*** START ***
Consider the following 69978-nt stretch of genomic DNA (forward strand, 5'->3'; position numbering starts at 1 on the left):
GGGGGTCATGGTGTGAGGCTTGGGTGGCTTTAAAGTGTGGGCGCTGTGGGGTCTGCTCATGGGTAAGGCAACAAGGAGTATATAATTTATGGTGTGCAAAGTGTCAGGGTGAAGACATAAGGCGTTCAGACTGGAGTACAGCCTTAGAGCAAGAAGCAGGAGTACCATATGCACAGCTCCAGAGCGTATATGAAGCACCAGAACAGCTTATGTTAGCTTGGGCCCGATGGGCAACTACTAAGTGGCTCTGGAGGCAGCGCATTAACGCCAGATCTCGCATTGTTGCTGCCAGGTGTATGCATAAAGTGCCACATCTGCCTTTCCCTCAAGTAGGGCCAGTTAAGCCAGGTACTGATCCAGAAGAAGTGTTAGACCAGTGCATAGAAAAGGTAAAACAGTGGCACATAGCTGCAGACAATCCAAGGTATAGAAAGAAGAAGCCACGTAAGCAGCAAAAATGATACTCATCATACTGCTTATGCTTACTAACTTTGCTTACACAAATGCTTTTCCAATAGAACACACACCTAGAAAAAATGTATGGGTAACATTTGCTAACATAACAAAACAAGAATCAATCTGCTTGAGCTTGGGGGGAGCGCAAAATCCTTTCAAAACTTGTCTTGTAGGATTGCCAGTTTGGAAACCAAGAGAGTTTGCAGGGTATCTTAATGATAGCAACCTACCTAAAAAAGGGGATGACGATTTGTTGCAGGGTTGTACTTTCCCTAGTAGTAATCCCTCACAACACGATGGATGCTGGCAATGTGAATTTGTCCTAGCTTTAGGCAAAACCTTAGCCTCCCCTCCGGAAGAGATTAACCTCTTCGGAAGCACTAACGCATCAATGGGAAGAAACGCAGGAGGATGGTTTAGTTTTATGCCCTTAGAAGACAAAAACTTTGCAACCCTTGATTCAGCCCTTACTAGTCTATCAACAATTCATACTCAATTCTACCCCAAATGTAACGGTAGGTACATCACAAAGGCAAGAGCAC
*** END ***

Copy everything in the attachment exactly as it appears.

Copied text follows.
Consider the following 69978-nt stretch of genomic DNA (forward strand, 5'->3'; position numbering starts at 1 on the left):
GGGGGTCATGGTGTGAGGCTTGGGTGGCTTTAAAGTGTGGGCGCTGTGGGGTCTGCTCATGGGTAAGGCAACAAGGAGTATATAATTTATGGTGTGCAAAGTGTCAGGGTGAAGACATAAGGCGTTCAGACTGGAGTACAGCCTTAGAGCAAGAAGCAGGAGTACCATATGCACAGCTCCAGAGCGTATATGAAGCACCAGAACAGCTTATGTTAGCTTGGGCCCGATGGGCAACTACTAAGTGGCTCTGGAGGCAGCGCATTAACGCCAGATCTCGCATTGTTGCTGCCAGGTGTATGCATAAAGTGCCACATCTGCCTTTCCCTCAAGTAGGGCCAGTTAAGCCAGGTACTGATCCAGAAGAAGTGTTAGACCAGTGCATAGAAAAGGTAAAACAGTGGCACATAGCTGCAGACAATCCAAGGTATAGAAAGAAGAAGCCACGTAAGCAGCAAAAATGATACTCATCATACTGCTTATGCTTACTAACTTTGCTTACACAAATGCTTTTCCAATAGAACACACACCTAGAAAAAATGTATGGGTAACATTTGCTAACATAACAAAACAAGAATCAATCTGCTTGAGCTTGGGGGGAGCGCAAAATCCTTTCAAAACTTGTCTTGTAGGATTGCCAGTTTGGAAACCAAGAGAGTTTGCAGGGTATCTTAATGATAGCAACCTACCTAAAAAAGGGGATGACGATTTGTTGCAGGGTTGTACTTTCCCTAGTAGTAATCCCTCACAACACGATGGATGCTGGCAATGTGAATTTGTCCTAGCTTTAGGCAAAACCTTAGCCTCCCCTCCGGAAGAGATTAACCTCTTCGGAAGCACTAACGCATCAATGGGAAGAAACGCAGGAGGATGGTTTAGTTTTATGCCCTTAGAAGACAAAAACTTTGCAACCCTTGATTCAGCCCTTACTAGTCTATCAACAATTCATACTCAATTCTACCCCAAATGTAACGGTAGGTACATCACAAAGGCAAGAGCAC